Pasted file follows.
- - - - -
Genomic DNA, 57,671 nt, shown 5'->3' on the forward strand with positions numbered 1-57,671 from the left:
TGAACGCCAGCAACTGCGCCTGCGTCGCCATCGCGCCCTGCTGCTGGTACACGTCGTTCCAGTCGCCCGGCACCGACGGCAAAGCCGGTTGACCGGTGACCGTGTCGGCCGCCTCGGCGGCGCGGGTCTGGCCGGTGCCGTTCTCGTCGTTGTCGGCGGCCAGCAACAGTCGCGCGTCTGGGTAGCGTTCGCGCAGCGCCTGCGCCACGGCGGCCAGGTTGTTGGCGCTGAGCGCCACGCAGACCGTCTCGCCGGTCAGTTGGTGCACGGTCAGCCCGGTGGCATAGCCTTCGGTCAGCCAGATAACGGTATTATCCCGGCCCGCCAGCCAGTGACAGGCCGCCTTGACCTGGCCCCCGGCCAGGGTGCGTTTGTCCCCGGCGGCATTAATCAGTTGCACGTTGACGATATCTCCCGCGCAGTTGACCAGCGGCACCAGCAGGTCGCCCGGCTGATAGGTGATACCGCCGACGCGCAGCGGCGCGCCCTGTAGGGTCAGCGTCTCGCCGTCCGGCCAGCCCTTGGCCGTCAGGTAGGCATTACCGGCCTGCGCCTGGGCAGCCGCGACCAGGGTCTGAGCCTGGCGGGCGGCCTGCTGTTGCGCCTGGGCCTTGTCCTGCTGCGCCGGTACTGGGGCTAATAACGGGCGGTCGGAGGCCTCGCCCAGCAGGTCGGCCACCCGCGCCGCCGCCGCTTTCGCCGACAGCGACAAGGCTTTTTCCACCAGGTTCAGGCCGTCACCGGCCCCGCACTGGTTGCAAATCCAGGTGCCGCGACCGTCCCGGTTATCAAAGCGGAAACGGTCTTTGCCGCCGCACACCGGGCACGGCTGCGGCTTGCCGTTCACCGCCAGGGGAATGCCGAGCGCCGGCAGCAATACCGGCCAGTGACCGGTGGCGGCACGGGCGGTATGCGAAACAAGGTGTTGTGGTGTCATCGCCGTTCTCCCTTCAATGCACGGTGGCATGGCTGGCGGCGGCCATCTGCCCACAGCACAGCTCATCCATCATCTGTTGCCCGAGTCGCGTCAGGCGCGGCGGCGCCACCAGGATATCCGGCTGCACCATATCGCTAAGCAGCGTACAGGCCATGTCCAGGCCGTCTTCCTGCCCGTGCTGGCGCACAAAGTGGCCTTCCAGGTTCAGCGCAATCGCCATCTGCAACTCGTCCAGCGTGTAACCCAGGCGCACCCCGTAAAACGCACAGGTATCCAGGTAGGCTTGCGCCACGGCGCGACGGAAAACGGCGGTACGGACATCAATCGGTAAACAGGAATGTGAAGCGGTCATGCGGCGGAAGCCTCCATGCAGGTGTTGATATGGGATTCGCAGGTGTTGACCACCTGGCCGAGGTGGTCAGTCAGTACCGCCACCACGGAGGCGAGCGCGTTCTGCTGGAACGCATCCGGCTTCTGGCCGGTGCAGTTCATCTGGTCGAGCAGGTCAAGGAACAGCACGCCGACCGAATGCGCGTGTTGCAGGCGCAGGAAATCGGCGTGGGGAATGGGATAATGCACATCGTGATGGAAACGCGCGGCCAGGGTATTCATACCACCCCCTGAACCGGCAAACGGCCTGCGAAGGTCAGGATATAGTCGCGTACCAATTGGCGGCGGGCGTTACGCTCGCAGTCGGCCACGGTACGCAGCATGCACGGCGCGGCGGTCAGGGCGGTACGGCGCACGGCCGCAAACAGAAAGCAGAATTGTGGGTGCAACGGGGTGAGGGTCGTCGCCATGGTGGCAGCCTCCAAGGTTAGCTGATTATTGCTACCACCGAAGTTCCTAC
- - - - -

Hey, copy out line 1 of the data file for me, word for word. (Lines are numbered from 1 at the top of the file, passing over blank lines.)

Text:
Genomic DNA, 57,671 nt, shown 5'->3' on the forward strand with positions numbered 1-57,671 from the left: